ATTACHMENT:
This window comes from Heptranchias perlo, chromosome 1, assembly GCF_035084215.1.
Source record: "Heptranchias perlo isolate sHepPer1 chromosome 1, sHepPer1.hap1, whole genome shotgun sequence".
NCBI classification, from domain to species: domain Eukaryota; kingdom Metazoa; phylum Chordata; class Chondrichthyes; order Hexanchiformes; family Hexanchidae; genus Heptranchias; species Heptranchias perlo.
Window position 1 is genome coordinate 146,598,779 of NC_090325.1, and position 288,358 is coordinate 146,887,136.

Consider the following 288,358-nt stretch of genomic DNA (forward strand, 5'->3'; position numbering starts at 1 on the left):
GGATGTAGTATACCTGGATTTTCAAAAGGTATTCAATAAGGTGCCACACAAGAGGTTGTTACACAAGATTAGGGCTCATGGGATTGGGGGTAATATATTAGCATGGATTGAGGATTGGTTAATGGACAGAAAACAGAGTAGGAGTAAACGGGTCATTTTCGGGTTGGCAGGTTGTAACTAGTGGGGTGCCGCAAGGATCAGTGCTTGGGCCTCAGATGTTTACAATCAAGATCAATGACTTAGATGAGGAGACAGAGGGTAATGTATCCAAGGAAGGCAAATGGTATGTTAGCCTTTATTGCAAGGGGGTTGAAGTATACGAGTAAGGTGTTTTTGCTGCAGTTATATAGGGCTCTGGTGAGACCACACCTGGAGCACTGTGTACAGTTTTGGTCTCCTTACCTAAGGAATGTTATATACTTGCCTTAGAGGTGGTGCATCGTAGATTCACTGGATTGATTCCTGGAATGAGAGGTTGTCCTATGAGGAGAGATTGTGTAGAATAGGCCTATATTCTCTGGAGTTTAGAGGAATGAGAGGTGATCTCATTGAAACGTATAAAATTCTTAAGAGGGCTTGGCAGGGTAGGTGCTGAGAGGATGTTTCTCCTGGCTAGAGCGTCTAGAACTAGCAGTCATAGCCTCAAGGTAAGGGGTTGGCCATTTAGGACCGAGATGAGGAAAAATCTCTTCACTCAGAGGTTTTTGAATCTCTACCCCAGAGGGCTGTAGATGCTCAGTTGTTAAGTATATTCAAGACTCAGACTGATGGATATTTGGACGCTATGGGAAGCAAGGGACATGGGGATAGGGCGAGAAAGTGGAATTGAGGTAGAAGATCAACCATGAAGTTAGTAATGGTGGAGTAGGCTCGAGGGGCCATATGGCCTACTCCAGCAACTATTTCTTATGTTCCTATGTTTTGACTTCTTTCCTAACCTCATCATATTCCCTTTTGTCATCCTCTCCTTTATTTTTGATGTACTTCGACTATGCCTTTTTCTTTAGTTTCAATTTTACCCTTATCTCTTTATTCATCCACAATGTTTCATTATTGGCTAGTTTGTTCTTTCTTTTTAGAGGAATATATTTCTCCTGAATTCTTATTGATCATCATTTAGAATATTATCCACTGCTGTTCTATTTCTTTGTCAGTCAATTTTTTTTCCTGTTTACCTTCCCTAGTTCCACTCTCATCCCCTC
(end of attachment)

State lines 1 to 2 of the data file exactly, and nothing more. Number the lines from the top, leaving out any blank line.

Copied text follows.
This window comes from Heptranchias perlo, chromosome 1, assembly GCF_035084215.1.
Source record: "Heptranchias perlo isolate sHepPer1 chromosome 1, sHepPer1.hap1, whole genome shotgun sequence".